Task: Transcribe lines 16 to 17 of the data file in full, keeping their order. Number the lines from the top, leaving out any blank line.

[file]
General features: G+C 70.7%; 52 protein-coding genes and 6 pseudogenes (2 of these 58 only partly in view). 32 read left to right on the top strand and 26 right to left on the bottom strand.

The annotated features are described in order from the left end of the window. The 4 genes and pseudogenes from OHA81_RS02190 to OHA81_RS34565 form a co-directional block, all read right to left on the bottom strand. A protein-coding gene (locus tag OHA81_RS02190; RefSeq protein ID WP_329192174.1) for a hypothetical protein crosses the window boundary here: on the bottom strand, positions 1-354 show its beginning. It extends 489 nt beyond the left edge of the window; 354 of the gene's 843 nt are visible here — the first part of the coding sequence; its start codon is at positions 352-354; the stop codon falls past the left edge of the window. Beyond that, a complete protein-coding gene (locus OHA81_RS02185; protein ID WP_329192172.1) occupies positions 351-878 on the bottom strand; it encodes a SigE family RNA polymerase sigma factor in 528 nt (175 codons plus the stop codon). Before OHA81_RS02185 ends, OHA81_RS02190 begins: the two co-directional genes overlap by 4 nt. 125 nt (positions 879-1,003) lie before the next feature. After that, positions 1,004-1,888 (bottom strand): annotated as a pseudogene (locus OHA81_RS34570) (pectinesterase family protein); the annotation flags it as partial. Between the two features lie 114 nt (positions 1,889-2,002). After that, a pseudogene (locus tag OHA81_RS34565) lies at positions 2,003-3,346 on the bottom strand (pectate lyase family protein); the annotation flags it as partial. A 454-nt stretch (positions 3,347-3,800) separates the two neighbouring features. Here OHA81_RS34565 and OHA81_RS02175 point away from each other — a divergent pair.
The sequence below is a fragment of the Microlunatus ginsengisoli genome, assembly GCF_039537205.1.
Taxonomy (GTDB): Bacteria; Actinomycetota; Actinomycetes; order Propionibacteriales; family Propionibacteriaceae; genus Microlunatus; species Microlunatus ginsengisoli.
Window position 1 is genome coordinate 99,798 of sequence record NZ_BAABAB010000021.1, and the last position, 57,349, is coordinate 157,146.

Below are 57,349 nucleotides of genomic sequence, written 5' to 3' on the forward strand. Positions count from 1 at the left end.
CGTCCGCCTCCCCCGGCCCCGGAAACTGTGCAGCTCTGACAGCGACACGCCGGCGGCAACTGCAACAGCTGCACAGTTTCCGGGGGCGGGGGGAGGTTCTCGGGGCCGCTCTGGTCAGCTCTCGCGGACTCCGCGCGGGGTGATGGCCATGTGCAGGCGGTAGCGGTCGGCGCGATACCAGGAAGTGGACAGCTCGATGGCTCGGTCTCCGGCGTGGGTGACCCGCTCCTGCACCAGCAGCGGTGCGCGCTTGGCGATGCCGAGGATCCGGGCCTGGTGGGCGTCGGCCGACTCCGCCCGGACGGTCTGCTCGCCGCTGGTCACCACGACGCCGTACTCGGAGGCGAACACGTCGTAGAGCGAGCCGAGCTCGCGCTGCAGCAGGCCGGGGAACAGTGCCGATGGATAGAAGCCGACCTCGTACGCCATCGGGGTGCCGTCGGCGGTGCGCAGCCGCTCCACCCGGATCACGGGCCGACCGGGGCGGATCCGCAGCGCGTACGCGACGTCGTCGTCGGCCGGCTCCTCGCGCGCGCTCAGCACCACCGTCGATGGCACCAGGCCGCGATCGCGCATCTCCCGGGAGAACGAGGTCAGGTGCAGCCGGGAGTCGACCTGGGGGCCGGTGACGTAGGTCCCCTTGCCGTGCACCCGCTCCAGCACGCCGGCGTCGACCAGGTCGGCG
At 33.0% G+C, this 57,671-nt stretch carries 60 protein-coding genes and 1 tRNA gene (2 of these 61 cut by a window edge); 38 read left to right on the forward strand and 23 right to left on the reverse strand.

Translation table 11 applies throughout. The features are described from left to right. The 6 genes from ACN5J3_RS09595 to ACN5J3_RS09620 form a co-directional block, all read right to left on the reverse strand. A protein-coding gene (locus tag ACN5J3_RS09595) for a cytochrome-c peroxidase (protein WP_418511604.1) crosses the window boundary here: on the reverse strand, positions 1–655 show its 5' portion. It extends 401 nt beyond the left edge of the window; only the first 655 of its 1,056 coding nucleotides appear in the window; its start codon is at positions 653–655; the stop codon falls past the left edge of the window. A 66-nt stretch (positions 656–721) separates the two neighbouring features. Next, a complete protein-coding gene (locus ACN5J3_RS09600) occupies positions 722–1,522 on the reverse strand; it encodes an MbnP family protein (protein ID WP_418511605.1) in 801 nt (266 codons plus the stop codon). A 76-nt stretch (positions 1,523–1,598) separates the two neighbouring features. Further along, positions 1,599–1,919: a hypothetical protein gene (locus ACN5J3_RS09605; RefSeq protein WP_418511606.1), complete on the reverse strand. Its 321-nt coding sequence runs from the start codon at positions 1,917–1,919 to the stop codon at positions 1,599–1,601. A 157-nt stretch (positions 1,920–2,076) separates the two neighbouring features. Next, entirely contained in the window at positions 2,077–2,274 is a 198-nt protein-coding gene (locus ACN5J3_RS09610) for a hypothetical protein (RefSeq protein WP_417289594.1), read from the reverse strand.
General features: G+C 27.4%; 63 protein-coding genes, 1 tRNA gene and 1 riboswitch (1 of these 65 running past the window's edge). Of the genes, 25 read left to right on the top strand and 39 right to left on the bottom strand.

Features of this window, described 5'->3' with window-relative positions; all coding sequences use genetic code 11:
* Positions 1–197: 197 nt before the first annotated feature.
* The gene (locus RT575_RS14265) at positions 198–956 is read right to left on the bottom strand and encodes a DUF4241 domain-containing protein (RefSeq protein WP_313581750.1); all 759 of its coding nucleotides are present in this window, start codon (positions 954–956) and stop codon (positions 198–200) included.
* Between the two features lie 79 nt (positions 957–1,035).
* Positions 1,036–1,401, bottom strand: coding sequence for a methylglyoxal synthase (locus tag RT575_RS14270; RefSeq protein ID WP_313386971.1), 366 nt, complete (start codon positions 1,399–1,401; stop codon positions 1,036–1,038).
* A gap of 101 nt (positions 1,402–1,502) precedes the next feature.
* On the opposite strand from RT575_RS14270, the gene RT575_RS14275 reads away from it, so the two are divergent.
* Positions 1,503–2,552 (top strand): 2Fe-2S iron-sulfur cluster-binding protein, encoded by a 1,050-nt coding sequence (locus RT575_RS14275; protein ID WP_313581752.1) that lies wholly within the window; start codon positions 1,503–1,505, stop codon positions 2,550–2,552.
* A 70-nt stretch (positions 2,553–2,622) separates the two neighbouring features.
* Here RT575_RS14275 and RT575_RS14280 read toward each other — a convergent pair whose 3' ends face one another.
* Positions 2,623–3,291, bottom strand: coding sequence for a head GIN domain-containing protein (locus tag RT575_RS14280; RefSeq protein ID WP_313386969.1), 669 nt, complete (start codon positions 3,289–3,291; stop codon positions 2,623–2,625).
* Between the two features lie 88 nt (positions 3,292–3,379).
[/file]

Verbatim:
* A gap of 101 nt (positions 1,402–1,502) precedes the next feature.
* On the opposite strand from RT575_RS14270, the gene RT575_RS14275 reads away from it, so the two are divergent.